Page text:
Several Belgian organisations have initiated legal proceedings against the Belgian state over the lack of immediate provision of shelter to applicants for international protection. Due to prolonged COVID-19 measures access to the asylum procedure and reception system has been restricted, leaving men, women and children destitute.
Following the COVID-19 outbreak access to the asylum procedure was temporarily suspended. No emergency shelter was provided by the government. In April 2020 access to the asylum procedure was resumed, however, limited. Since then all applicants that want to register an application for international protection are obliged to make an appointment by using an online form (available only in Dutch or French). The completion of the online appointment form does not guarantee swift access to the procedure. It often takes weeks before people are invited for the appointment. Several stakeholders highlighted that the online registration system lacked sufficient consideration of aspects such as technological problems, language barriers, and digital illiteracy.
Completing the online form does not lead to access to the reception system. As the asylum authorities do not consider a person as an applicant for international protection until the actual appointment with registration takes place. Awaiting registration those persons, including families with children, have to look for their own accommodation, and are often left destitute.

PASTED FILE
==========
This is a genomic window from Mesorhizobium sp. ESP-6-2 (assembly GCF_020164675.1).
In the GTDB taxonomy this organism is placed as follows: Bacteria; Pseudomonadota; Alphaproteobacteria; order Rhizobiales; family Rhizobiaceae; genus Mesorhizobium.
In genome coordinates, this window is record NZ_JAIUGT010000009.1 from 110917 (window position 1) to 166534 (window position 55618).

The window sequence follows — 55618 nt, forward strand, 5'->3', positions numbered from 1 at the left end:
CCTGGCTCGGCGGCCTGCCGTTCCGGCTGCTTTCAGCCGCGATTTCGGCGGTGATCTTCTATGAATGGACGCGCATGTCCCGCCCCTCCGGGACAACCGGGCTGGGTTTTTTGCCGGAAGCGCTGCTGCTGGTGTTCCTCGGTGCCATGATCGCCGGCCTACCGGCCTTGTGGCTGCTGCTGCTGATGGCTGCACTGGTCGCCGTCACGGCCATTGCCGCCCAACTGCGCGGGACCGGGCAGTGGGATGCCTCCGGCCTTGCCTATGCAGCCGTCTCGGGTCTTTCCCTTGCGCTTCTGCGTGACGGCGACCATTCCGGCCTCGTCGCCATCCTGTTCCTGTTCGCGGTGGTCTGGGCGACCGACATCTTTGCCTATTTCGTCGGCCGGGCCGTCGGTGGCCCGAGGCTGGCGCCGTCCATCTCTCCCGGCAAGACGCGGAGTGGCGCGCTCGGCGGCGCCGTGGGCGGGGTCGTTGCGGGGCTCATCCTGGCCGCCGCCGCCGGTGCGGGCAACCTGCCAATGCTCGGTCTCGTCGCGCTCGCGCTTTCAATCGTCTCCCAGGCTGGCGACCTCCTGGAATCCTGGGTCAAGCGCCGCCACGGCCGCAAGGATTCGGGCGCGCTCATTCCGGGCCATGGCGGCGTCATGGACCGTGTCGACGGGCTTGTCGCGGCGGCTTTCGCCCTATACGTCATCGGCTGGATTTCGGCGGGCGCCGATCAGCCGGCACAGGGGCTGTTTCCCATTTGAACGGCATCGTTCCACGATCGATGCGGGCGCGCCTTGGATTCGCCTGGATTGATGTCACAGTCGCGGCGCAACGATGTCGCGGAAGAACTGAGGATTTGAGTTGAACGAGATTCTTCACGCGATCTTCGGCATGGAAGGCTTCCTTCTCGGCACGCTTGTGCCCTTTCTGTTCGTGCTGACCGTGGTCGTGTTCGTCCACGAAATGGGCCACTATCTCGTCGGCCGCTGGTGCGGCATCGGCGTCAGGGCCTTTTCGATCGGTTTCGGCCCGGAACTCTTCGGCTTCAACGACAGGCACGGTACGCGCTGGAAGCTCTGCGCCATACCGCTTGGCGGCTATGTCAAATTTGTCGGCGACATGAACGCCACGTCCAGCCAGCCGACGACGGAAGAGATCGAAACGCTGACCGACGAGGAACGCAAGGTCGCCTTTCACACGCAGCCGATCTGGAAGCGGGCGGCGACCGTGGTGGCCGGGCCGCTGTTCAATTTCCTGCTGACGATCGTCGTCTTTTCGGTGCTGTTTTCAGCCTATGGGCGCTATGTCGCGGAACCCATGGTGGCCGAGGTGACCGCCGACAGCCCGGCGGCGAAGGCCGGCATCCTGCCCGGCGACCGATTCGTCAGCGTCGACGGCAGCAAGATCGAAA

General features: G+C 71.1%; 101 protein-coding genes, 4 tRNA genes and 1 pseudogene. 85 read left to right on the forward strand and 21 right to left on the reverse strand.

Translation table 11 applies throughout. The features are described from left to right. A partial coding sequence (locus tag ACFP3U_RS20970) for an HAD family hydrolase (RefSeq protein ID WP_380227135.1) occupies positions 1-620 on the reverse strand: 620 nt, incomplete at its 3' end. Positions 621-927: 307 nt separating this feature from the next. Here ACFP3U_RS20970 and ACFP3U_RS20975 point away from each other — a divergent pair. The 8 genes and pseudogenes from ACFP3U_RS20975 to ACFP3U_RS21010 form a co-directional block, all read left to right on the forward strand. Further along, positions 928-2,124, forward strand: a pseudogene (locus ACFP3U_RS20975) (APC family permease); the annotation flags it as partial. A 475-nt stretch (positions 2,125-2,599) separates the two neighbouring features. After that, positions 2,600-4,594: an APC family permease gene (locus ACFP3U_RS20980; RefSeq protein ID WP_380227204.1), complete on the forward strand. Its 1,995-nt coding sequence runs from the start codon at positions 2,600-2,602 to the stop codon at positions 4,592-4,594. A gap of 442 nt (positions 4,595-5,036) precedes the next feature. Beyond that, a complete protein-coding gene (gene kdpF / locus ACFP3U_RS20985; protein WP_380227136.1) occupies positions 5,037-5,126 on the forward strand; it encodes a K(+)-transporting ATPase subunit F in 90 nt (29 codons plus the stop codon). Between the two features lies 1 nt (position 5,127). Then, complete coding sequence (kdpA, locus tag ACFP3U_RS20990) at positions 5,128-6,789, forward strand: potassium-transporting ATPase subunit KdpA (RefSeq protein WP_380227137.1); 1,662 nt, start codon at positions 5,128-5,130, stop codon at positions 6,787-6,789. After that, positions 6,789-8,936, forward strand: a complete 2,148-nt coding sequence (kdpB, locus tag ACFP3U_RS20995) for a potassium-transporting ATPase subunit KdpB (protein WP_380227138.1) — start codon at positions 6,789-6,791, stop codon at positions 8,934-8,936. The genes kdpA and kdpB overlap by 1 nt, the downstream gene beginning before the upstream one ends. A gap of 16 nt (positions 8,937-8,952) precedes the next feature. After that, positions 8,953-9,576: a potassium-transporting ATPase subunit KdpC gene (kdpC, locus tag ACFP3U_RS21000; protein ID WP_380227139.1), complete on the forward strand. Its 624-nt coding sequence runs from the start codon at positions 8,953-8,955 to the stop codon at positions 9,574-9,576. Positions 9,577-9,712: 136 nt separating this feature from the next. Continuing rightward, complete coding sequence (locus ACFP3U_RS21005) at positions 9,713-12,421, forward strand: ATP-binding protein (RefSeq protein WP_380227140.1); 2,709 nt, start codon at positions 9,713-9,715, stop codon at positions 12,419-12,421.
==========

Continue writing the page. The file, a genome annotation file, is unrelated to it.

In dozens of individual cases the courts already ruled that as applicants for international protection, they have the right to reception enabling them to lead a life that is in accordance with basic human dignity. The courts further stressed that having to survive on the street, during a pandemic, makes applicants vulnerable to infection, and in turn they could also endanger others. The courts further stated that the responsibility and consequences of the administrative backlog of the Immigration Office cannot be transferred to the applicants of international protection affecting their entitlement to reception.
Despite many court rulings in individual cases, the measure are still in place. The organisations therefore initiated a collective legal proceeding against the Belgian State. By refusing such access the Belgian state violates its own national law (the Reception Act) as well the EU Reception Directive, that provides that member states shall ensure that material reception conditions are available to applicants when they make their application for international protection. These material reception conditions should provide an adequate standard of living for applicants, which guarantees their subsistence and protects their physical and mental health. The organisations ask the state to provide material assistance from the day the online form has been submitted.